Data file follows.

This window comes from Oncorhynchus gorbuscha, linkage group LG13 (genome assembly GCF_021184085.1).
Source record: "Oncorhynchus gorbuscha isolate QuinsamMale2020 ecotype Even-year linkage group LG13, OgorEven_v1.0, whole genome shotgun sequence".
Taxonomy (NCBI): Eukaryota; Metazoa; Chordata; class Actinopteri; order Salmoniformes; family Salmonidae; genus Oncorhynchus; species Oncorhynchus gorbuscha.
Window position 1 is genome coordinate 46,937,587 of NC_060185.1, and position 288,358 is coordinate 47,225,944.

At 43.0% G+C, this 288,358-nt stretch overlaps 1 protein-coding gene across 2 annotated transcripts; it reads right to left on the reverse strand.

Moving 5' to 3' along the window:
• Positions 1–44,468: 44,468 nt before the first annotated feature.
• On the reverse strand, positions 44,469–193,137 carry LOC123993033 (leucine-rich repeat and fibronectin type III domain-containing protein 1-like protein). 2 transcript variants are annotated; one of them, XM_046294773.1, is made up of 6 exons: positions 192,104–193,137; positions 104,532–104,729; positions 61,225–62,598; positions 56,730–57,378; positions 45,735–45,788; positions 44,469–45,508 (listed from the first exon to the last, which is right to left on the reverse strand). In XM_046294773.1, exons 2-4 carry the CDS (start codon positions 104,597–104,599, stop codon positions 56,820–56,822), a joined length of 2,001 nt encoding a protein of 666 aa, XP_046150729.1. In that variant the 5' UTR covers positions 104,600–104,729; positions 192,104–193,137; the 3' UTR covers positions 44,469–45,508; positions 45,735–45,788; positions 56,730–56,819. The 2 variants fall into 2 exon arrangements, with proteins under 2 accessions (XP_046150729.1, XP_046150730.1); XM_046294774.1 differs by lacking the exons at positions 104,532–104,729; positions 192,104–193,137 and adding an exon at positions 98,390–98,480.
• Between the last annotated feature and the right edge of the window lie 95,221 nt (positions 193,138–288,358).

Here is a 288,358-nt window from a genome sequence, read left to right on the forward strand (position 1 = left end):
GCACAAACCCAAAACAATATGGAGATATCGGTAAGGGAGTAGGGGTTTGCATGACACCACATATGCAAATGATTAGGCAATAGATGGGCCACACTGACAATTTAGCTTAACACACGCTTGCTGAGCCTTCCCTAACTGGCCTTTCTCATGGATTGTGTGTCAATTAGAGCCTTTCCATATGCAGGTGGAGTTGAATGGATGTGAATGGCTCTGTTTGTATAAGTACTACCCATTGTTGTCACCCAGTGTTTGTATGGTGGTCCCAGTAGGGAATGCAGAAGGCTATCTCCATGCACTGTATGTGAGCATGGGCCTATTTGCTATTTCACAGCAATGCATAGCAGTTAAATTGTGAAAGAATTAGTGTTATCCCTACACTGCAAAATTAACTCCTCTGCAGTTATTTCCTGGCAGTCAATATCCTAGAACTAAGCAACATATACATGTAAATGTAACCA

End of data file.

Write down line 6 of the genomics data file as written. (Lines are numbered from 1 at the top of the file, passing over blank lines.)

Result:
Moving 5' to 3' along the window: